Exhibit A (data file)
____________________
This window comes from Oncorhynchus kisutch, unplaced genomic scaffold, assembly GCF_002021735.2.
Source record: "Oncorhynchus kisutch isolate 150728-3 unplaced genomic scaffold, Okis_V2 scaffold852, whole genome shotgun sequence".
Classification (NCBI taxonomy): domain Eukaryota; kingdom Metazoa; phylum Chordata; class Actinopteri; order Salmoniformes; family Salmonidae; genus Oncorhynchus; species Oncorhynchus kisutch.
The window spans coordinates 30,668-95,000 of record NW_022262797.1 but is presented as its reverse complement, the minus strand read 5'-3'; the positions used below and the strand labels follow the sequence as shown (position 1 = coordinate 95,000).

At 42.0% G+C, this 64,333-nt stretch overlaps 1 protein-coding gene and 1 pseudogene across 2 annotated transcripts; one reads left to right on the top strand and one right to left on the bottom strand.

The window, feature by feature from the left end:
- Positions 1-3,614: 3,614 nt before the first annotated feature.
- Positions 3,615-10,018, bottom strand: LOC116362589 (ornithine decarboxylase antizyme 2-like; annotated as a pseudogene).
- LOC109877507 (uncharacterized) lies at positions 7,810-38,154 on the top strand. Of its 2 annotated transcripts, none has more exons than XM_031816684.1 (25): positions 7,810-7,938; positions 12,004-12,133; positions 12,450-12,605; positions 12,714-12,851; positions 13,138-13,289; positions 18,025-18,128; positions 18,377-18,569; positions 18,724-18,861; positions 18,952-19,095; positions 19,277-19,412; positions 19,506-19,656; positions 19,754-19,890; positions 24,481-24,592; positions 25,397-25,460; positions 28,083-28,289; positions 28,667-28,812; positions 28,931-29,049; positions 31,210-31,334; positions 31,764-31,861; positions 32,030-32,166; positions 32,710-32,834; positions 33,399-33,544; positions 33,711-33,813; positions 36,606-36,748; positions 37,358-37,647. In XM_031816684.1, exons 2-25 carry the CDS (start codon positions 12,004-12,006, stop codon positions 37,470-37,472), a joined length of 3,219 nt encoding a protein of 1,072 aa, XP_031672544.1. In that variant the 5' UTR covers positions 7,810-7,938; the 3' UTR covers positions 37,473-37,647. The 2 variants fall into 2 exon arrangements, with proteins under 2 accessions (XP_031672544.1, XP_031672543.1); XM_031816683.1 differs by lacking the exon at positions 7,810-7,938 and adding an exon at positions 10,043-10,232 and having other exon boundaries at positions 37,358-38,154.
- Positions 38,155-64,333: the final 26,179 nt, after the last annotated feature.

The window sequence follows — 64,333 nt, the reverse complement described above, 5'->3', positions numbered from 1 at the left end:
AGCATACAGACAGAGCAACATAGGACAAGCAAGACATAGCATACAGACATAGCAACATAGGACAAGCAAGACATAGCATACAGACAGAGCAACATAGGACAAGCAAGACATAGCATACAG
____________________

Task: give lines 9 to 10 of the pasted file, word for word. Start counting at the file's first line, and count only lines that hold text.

- LOC109877507 (uncharacterized) lies at positions 7,810-38,154 on the top strand. Of its 2 annotated transcripts, none has more exons than XM_031816684.1 (25): positions 7,810-7,938; positions 12,004-12,133; positions 12,450-12,605; positions 12,714-12,851; positions 13,138-13,289; positions 18,025-18,128; positions 18,377-18,569; positions 18,724-18,861; positions 18,952-19,095; positions 19,277-19,412; positions 19,506-19,656; positions 19,754-19,890; positions 24,481-24,592; positions 25,397-25,460; positions 28,083-28,289; positions 28,667-28,812; positions 28,931-29,049; positions 31,210-31,334; positions 31,764-31,861; positions 32,030-32,166; positions 32,710-32,834; positions 33,399-33,544; positions 33,711-33,813; positions 36,606-36,748; positions 37,358-37,647. In XM_031816684.1, exons 2-25 carry the CDS (start codon positions 12,004-12,006, stop codon positions 37,470-37,472), a joined length of 3,219 nt encoding a protein of 1,072 aa, XP_031672544.1. In that variant the 5' UTR covers positions 7,810-7,938; the 3' UTR covers positions 37,473-37,647. The 2 variants fall into 2 exon arrangements, with proteins under 2 accessions (XP_031672544.1, XP_031672543.1); XM_031816683.1 differs by lacking the exon at positions 7,810-7,938 and adding an exon at positions 10,043-10,232 and having other exon boundaries at positions 37,358-38,154.
- Positions 38,155-64,333: the final 26,179 nt, after the last annotated feature.